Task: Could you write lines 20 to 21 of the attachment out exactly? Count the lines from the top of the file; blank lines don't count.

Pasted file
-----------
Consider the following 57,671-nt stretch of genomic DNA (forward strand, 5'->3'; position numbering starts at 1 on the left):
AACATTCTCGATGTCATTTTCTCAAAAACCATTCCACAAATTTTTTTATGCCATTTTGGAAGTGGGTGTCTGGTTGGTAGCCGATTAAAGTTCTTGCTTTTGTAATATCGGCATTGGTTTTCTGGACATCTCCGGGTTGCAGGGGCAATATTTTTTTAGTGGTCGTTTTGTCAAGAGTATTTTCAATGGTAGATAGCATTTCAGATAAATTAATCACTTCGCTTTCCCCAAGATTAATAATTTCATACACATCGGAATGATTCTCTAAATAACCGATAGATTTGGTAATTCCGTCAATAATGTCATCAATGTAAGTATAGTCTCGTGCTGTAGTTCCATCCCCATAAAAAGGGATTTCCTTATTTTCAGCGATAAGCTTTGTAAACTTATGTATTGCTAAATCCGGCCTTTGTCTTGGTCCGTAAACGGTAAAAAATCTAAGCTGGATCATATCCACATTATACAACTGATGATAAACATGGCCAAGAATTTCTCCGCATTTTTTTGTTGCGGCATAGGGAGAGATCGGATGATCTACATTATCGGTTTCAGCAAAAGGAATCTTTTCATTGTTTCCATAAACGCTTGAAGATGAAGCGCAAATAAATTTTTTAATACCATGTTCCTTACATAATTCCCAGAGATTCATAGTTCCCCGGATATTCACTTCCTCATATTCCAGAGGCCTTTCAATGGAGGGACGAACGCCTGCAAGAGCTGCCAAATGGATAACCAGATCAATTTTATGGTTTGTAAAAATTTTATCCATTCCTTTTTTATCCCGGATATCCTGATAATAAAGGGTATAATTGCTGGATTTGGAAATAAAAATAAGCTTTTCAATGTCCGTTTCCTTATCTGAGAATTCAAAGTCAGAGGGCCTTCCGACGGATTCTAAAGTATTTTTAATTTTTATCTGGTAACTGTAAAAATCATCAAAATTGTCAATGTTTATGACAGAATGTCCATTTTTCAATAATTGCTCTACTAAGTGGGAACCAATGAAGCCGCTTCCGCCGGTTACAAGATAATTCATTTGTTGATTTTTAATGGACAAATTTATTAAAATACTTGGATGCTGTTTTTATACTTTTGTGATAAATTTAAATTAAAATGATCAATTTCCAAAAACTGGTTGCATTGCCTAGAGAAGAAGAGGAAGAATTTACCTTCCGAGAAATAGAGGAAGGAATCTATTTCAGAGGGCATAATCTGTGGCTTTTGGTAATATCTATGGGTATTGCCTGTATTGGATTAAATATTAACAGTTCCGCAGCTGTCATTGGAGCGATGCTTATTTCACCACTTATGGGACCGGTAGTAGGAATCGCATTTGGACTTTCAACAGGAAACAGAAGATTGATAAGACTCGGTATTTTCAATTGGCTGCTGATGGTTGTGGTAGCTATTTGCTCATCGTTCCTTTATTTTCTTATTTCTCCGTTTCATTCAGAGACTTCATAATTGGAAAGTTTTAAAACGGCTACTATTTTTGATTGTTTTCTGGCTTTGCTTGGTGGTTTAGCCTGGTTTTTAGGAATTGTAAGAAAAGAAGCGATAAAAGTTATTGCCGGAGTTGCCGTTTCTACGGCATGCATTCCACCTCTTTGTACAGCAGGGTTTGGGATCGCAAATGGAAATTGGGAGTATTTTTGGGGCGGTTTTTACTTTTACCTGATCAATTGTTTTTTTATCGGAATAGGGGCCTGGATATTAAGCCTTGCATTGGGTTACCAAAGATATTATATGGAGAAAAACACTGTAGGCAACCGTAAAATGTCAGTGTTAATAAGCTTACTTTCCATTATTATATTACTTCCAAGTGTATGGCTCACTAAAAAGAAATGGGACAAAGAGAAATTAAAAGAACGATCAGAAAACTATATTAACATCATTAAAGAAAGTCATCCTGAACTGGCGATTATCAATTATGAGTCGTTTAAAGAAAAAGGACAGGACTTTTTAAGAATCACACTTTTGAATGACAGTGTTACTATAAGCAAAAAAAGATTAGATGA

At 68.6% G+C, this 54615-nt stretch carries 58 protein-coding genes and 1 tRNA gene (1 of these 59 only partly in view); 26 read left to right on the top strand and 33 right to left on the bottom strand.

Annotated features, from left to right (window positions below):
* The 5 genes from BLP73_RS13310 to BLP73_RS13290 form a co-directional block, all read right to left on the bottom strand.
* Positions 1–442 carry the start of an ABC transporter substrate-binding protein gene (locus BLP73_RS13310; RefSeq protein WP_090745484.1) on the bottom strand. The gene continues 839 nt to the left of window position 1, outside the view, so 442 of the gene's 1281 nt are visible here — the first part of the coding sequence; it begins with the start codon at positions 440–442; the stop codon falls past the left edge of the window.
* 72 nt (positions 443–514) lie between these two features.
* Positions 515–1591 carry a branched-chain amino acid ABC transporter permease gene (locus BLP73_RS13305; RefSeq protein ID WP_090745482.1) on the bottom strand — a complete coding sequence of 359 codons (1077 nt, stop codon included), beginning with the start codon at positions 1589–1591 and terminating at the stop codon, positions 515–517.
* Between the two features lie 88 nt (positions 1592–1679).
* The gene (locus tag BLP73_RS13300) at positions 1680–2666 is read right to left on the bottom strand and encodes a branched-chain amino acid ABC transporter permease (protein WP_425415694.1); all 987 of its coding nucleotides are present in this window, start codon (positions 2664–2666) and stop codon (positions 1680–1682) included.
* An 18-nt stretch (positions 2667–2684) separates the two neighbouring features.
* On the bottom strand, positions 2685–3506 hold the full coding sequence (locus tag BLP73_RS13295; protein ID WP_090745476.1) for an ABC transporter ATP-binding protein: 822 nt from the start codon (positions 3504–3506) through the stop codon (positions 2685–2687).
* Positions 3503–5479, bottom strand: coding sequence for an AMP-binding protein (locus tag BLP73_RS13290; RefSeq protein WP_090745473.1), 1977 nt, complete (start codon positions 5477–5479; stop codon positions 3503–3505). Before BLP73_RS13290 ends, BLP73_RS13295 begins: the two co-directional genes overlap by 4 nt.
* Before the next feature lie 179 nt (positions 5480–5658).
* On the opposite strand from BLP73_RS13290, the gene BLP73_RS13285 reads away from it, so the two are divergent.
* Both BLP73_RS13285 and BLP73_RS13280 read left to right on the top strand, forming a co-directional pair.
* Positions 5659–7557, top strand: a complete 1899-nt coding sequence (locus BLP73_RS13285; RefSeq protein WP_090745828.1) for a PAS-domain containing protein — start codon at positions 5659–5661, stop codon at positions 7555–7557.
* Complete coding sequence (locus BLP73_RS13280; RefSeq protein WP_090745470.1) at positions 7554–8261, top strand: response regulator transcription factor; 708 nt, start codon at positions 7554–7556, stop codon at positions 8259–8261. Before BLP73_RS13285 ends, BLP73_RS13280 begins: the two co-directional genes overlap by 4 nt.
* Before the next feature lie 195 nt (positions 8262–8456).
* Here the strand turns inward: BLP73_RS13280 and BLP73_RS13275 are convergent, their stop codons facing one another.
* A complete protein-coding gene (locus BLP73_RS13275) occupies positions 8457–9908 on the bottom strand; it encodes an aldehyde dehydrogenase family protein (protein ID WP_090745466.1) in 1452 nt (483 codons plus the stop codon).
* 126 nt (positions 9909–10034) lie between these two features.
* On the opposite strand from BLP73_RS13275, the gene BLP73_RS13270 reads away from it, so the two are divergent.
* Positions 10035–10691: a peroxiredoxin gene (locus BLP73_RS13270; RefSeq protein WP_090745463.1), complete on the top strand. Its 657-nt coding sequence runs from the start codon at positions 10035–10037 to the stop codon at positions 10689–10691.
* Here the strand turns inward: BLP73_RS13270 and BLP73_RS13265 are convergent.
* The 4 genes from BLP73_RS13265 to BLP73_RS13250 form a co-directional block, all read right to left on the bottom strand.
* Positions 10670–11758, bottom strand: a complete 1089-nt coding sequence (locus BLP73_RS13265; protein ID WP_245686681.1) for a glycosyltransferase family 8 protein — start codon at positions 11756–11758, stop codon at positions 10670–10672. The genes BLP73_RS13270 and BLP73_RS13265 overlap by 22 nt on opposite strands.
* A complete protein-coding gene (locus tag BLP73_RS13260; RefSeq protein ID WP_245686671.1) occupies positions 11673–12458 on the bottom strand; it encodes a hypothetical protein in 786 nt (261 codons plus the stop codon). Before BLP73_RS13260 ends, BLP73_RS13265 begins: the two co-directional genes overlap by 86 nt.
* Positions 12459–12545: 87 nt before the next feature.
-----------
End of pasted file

* Here the strand turns inward: BLP73_RS13280 and BLP73_RS13275 are convergent, their stop codons facing one another.
* A complete protein-coding gene (locus BLP73_RS13275) occupies positions 8457–9908 on the bottom strand; it encodes an aldehyde dehydrogenase family protein (protein ID WP_090745466.1) in 1452 nt (483 codons plus the stop codon).